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Auditing I

Exercise 3-1, 2, 4, 6, 7, 8, 10, 11, 12, 15

Group 4 (Telolet) Accounting Class 4:

Amellia Samantha / 008201500036
Fajar Widya Kusumah / 008201400035
Ginsi Trianesti / 008201500117
Lyra Raisa / 008201500122
Muhammad Ihsan / 008201500124
Exercise 3-1

 Distinguish between audit risk and auditor’s business risk.

Audit risk is the risk that the auditor expresses an inappropriate
audit opinion when the financial statements are materially misstated.
Auditor’s business risk is the auditor’s exposure to loss or injury to
professional practice from litigation, adverse publicity, or other events
arising in connection with financial statements audited and reported
In simple terms, audit risk is the risk that an auditor will issue an
unmodified opinion on materially misstated financial statements, while
auditor’s business risk relates to the auditor's exposure to financial loss
and damage to his or her professional reputation.
Exercise 3-2

 How do inherent risk and control risk differ from detection risk?

Inherent risk and control risk differ from detection risk in that
inherent risk and control risk exist independently of the audit. The levels
of inherent risk and control risk are functions of the client and its
environment, and the auditor has little control over these risks. The
auditor can control detection risk through the scope (nature, timing
and extent) of the audit procedures performed. Thus, detection risk
has an inverse relationship with inherent risk and control risk.
Exercise 3-4

 Distinguish between sampling and non-sampling risk.

Sampling risk refers to the fact that, in many instances, the auditor
does not examine 100 percent of the account balance or class of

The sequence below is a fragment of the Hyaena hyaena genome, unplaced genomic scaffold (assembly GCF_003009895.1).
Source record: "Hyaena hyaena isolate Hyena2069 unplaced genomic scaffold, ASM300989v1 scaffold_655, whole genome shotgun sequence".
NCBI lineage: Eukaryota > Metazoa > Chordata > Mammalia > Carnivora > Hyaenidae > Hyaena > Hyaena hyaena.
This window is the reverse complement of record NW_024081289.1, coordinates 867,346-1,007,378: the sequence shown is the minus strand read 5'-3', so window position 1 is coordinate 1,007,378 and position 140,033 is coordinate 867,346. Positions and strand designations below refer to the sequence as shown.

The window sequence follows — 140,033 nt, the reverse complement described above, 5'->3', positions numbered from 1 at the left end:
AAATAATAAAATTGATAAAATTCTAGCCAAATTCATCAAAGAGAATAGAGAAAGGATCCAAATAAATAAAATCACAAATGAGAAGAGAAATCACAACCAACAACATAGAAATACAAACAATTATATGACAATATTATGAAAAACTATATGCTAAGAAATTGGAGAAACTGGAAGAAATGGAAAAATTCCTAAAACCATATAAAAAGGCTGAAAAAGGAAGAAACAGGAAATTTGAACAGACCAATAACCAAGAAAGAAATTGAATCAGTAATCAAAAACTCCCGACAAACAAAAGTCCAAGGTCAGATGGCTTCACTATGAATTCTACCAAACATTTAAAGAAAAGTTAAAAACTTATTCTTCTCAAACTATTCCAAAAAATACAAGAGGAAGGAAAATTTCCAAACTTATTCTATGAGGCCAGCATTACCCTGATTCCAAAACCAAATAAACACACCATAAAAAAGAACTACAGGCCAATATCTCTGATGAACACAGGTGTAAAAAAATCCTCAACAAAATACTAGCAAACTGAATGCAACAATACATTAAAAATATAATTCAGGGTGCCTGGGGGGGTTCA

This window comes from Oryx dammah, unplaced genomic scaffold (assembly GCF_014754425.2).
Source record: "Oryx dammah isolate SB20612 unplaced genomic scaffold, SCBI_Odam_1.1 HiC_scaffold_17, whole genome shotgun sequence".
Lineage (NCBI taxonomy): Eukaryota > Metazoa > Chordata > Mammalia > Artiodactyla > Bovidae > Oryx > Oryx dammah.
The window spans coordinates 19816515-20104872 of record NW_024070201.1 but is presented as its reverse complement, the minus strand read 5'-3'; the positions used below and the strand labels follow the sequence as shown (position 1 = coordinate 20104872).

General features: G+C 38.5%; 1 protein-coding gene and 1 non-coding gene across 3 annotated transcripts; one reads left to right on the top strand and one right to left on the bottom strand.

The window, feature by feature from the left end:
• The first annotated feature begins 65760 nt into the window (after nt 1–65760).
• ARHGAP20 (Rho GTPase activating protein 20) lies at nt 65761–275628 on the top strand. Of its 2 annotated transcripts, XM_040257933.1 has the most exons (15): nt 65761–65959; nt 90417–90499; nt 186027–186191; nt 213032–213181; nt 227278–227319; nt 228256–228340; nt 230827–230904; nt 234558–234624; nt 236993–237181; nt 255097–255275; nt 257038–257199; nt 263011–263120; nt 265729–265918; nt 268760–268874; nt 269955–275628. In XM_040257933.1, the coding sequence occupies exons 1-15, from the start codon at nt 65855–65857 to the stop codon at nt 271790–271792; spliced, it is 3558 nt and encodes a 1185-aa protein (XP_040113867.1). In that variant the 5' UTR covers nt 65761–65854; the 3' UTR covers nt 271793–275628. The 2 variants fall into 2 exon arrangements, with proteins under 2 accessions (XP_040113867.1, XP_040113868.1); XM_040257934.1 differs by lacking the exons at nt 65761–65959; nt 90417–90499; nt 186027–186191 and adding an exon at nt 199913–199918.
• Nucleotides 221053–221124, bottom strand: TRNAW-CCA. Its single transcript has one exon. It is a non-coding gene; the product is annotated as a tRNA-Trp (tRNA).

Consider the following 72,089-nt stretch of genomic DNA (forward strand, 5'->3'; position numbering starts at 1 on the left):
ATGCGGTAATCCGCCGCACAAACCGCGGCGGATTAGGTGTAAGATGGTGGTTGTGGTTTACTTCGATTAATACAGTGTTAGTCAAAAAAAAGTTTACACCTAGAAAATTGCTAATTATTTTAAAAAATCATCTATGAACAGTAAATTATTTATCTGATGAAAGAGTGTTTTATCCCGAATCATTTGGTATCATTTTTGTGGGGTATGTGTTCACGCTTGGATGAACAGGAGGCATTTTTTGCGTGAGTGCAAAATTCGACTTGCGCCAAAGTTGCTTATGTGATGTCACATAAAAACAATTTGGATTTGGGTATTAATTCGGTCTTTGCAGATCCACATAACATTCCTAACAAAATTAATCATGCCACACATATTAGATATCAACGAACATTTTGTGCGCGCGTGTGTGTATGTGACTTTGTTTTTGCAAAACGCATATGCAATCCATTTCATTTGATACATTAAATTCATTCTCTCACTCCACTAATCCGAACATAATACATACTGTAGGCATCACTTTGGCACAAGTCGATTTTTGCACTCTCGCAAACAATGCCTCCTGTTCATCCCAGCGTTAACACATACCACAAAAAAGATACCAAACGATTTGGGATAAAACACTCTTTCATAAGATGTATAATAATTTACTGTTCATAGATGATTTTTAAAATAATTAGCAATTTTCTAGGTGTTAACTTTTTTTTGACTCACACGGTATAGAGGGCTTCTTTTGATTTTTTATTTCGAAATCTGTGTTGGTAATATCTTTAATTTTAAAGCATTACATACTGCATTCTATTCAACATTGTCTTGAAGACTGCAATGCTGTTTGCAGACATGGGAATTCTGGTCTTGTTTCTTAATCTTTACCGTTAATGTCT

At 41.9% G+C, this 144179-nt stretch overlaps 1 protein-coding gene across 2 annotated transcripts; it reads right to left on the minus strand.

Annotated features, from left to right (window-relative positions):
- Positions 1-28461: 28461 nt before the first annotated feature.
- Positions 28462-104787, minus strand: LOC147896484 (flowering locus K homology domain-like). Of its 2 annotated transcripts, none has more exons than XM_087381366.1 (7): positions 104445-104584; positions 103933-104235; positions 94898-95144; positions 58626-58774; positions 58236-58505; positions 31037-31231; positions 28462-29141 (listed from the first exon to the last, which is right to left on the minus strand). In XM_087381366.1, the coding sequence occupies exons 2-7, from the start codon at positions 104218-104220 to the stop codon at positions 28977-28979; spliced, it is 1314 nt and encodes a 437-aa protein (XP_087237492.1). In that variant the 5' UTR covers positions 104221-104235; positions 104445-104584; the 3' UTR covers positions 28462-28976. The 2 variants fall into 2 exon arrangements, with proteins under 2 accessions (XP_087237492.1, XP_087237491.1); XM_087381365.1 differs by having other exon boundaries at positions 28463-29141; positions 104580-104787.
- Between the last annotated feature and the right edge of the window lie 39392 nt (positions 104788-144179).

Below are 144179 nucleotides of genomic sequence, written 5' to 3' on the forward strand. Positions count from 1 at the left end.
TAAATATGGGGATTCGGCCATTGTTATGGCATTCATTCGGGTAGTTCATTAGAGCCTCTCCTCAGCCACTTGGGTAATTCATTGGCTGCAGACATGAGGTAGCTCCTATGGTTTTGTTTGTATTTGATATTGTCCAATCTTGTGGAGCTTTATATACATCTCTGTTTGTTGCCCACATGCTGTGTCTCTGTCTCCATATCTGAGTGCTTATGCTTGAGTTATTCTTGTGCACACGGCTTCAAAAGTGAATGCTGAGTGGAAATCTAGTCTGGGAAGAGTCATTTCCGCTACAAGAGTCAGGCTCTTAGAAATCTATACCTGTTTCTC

transactions. Since only a subset of the population is examined, it is
possible that the sample drawn is not representative of the population
and a wrong conclusion may be made on the fairness of the account
Non-sampling risk occurs because an auditor may use an
inappropriate audit procedure, fail to detect a misstatement when
applying an appropriate audit procedure, or misinterpret an audit
Exercise 3-6
 Give three examples of conditions and events that may indicate the
existence of (client) business risks.
Some examples of conditions and events that may indicate the
existence of business risks are:
• Significant changes in the entity such as large acquisitions,
reorganizations or other unusual events.
• Significant changes in the industry in which the entity operates.
• Significant new products or services or significant new lines of business.
• New locations.
• Significant changes in the IT environment.
• Operations in areas with unstable economies.
• High degree of complex regulation.
Exercise 3-7
 Distinguish between error and fraud. Give three examples of each.
Auditing standards define errors as unintentional misstatements or
omissions of amounts or disclosures in financial statements. Fraud is
defined as intentional misstatements that can be classified into two types:
(1) misstatements arising from fraudulent financial reporting and (2)
misstatements arising from misappropriation of assets. Examples of errors
include mistakes in gathering or processing from which financial
statements are prepared, unreasonable accounting estimates arising from
oversight or misinterpretation of facts, and mistakes in the application of
accounting principles.
Fraud includes intentional manipulation, falsification, or alteration of
accounting records or supporting documents from which the financial